Likewise, traditionalists are often asked to clarify precisely what it is that ‘offends’ them about the Mass of Paul VI. Yet if you ask many Catholics keen on the ‘old ways’, their annoyance with the Novus Ordo Mass will often be articulated merely through descriptions of liturgical inanity and, most notably, musical torture. “The Mass of Paul VI…” someone might ask a traditionalist, “…it offends you…as a Catholic?”
“Well…” most trads might respond. “…more specifically, it offends us as Christian humanists, and lovers of good architecture, art, and music, and as defenders of Western Civilization.” Perhaps their answers won’t be that dramatic or even that explicit, but aesthetic interests and concerns over a certain irreverence that follows from ubiquitous inattention to the nature of beauty and proper form are often at the forefront of complaints about Novus Ordo worship style.
I can understand these sorts of worries, to be sure. As a convert, I understand too well just how insane Catholics were to ditch their own aesthetic treasure chest. Back when I was a Lutheran kid, I envied the beauty of the Catholic tradition. As gorgeous as I rightly found many Lutheran churches, and despite the genius, beauty, and unrivaled grandeur of the choral tradition in which I was raised, I saw Catholicism (for the most part) beating out Lutheranism in the beauty game. Catholicism, as seen from afar—and especially through the eyes of a naive teenager touring through Christendom on a Eurail pass—was the epitome of culture (or was, as the empty Gothic temples attested), and its embarrassment of aesthetic and intellectual riches was, from my perspective then as now, a persuasive argument for its truth.
Certainly, the current Calvinist mutation known as the Prosperity Gospel is the most horrific of the protestant ideas currently getting play, which certainly puts it in the running for the most troubling heresy of all time; to entertain the idea, even in some suitably nuanced form, that one’s piety is evidenced by one’s mortgage application approval—well, the lunacy of this idea puts pressure on Thomas Aquinas’ insistence that even the craziest arguments contain a grain of truth.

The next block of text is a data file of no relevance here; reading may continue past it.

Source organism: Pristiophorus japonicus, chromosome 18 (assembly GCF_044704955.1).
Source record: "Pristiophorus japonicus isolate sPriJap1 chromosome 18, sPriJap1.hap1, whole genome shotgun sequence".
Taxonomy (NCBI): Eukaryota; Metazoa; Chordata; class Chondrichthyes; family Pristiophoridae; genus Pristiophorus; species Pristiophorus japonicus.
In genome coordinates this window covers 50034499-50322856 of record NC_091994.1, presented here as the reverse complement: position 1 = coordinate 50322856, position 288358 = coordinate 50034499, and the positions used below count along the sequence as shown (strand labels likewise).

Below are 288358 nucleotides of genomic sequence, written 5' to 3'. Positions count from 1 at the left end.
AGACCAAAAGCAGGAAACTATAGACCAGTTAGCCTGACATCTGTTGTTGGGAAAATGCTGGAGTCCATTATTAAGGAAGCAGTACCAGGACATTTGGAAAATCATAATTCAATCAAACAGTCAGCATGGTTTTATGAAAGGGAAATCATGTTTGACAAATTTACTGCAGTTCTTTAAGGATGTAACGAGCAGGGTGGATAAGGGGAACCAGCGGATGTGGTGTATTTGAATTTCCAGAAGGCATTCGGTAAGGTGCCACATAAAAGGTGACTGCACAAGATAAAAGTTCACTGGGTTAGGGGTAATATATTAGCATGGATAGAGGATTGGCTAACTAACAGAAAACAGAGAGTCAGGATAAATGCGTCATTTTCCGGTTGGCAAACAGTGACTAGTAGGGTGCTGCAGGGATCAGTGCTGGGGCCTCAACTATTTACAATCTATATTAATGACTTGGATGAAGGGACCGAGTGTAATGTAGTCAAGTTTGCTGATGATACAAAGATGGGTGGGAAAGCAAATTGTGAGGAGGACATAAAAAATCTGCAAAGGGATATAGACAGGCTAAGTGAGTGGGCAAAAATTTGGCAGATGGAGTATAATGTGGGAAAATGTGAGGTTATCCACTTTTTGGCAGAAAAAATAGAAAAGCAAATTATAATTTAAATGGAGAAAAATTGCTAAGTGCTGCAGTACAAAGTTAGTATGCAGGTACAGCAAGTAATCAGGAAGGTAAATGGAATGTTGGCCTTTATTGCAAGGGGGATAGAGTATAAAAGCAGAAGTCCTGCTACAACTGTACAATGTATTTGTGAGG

However, a Catholic variant of the prosperity gospel nevertheless has warrant. To wit: we can rightly say that the Catholic faith is the true faith simply by pointing to its superior aesthetic splendor—particularly, its distinctive liturgical ceremony, one that has given rise to unrivaled music, art, and architecture. The Catholic Church is the true church because we have Chartres, Josquin and Palestrina, and Raphael. And that makes sense. After all, Catholicism is the fullness of being, and beauty is a transcendental on being. Where you have the one, you’re going to have the other.
While a Lutheran, I couldn’t articulate this argument to myself quite in this way, but I certainly feared something like this deep down; for it was my appreciation for Catholic beauty, more than anything else, that provided the impetus for my eventual exploration of Catholic dogma and wholesale conversion.
(We should importantly note that the greatest stumbling block I had to converting, and in turn the greatest and perhaps only real aporia facing Catholicism as a whole, is the reverent Lutheran piety of J.S. Bach. I am completely serious about this.)
So I understand the vexation of traditionalists. I myself simply cannot understand how a Church with such a rich deposit of musical gold at its ready disposal would opt for ditties about gathering together the people of God (or some such inane thing), written by composers who clearly have no sense of melody and who obviously learned counterpoint by listening to Blood, Sweat, and Tears.
As a former Lutheran, and trained musician, this state of affairs is especially exasperating, as I left a church that had a brilliant musical tradition. To leave behind the seminal contrapuntal stylings of Praetorius, Schein, and Bach, and the deeply, astutely, theological choral poetry of Nicolai, Kingo, and—yes, sorry trads!—Luther himself, for the utterly banal, idiotic nonsense that passes for music in the Novus Ordo Catholic Mass...well, my conversion simply makes no sense, if aesthetics and reverence were my primary concerns. (I should add: the first month of the liturgical calendar is always the toughest, this side of the Tiber. I pine for my old Lutheran Advent Vespers, given what I’m stuck with by comparison. For Lutheran converts, December is the cruelest month.)